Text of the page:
PLONKED the template, the note does have an effect since the lead has been fairly stable all things considered. Further, anyone who edits the intro despite the disclaimer can be reverted in quick measure. I should also mention I despise Cleanup tags in the article space, as I feel they are overused and left way too long. (merge proposals are by definition temporary) I've only implemented one Cleanup tag this year, and that's because of the recent mess at Courier. (anyone is invited to help out there rather than rehashing this intro) For some reason I can't bring myself to get started on it. - RoyBoy 800 06:11, 3 October 2006 (UTC)

Overall, this a very well-tempered article. Concerning the word "death" as relating to a fetus, I would leave the article as it currently stands (with the word included) so as not to interject a pro-choice bias into the otherwise balanced tone of the article. Fetal death is the medical standard, used universally, in nearly ever textbook, including those that provide instructions on how to perform surgical abortions. Technically, cellular arrest in any type of organic tissue is defined as "death", e.g. "death of bone tissue", "cardiac death", or "death of a tree". Death of a fetus, desserves no special exemption. "Intrauterine Fetal Death Syndrome" is actually the medicolegal term for diagnosis, documentation and billing purposes in the event of a miscarriage. While it is undertsandble that some individuals take issue with the term, perhaps because the word death complicates metaphysical arguuments relating to abortion, fetal death is simply death of fetal tissue, and is not a commentary, one way another, about the "personhood", "life", or "rights" of the fetus etc.... Reference Appleton&Lange "Gynecology" or any seminole OB/GYN medical textbook to see the term's wide use in medical literature. —The preceding unsigned comment was added by (talkcontribs) 09:55, 10 October 2006 (UTC)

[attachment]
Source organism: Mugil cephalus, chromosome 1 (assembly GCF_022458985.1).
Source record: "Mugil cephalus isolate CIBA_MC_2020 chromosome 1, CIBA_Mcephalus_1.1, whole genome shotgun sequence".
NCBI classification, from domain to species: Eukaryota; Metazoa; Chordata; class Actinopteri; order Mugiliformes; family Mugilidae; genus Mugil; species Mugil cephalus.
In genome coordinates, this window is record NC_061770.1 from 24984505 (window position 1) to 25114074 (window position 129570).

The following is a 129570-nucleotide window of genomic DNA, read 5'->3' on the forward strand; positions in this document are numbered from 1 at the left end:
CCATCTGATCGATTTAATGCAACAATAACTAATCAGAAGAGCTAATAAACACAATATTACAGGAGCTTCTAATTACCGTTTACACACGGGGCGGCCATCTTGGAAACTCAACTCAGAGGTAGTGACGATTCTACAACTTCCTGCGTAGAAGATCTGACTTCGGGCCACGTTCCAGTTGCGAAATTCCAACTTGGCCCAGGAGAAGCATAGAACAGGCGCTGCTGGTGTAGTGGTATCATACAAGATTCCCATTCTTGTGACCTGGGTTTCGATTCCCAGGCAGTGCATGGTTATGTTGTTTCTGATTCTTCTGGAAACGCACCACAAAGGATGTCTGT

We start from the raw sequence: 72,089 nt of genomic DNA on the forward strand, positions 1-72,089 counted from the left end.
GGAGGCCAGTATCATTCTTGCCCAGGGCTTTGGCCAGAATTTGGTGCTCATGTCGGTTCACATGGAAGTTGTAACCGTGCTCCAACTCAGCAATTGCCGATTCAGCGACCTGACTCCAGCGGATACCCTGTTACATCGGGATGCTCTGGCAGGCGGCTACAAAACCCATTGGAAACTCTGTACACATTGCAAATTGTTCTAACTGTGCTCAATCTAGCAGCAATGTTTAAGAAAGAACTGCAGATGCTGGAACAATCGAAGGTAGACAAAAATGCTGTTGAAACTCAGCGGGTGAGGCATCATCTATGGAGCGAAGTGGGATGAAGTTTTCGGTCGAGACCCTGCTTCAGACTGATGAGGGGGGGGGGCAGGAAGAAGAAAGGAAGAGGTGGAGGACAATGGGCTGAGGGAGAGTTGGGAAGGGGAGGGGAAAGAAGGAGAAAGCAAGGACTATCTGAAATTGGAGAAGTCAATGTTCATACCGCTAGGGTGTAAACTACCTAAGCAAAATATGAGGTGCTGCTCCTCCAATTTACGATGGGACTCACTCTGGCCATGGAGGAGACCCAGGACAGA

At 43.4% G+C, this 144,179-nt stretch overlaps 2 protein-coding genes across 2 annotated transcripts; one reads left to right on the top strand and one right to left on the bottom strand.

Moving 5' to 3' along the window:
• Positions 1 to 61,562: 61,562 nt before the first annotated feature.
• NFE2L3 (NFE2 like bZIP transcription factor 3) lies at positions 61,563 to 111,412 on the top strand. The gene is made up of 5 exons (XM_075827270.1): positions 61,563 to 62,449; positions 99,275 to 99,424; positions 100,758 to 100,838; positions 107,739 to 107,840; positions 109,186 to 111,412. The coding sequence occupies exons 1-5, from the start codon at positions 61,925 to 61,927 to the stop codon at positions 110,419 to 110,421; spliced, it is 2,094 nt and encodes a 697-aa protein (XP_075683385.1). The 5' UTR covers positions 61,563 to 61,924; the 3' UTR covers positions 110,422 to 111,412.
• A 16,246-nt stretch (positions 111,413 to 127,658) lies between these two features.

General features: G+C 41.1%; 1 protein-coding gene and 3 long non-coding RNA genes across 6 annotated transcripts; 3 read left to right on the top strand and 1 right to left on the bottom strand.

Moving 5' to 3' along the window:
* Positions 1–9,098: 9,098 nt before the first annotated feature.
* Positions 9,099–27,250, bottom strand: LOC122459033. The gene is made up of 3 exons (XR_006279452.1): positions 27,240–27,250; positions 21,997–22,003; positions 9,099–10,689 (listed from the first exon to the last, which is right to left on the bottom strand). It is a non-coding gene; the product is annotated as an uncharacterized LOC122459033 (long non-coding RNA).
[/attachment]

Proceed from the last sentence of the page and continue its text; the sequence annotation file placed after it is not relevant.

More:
"There are many reasons for abortion. Most of these include one night stands or alien abductions. YES PEOPLE THERE ARE ALIENS!! one person that wishes that abortion was around roughly 14.8 years ago is Ashley Bolger-Heys mother," wtf? So whoever '' is, I'll be taking that little bit off. -- Kerowren 20:54, 10 October 2006 (EST) (wtf is UTC? lol) —The preceding unsigned comment was added by Kerowren (talkcontribs) 18:02, 10 October 2006 (UTC)

  • I take offense to this, as I am a native of the planet Neptune and we have the lowest incidence of rape in the whole galaxy.

Resonanteye 10:34, 21 November 2006 (UTC)

Looks like I'll have to move some of this to BJAODN... user:orngjce223how am I typing? 18:10, 2 December 2006 (UTC)


i want this format of box e.g talk about box to be included in othere article boxes such as Radio Pakistan article.will anyody help me there.Yousaf465

To which "talk about" box are you referring? Please describe the template or its location in this article. Thanks. -Severa (!!!) 10:22, 11 November 2006 (UTC)
:the first box on the top right Yousaf465

pictures of abortion

Why aren't there any pictures of the aborted babies here? It really seems that wikipedia is whitewashing this issue. In the very least we should acknowledge what abortion is and what it does to an unborn child. Whirling Sands 22:05, 28 October 2006 (UTC)

I've never participated in the picture debate, but i'm fairly certain its occured several times, basically ending with "Adding them would be POV no matter what" as far as I could tell. (though, if you want to be technical about it, WP:NPOV seems to only apply to user-written content, and you can't really "write" a picture....) Homestarmy 01:15, 29 October 2006 (UTC)

This is not a very objective article I would say... —The preceding unsigned comment was added by (talkcontribs) 02:19, 1 November 2006.

"basically ending with "Adding them would be POV no matter what" "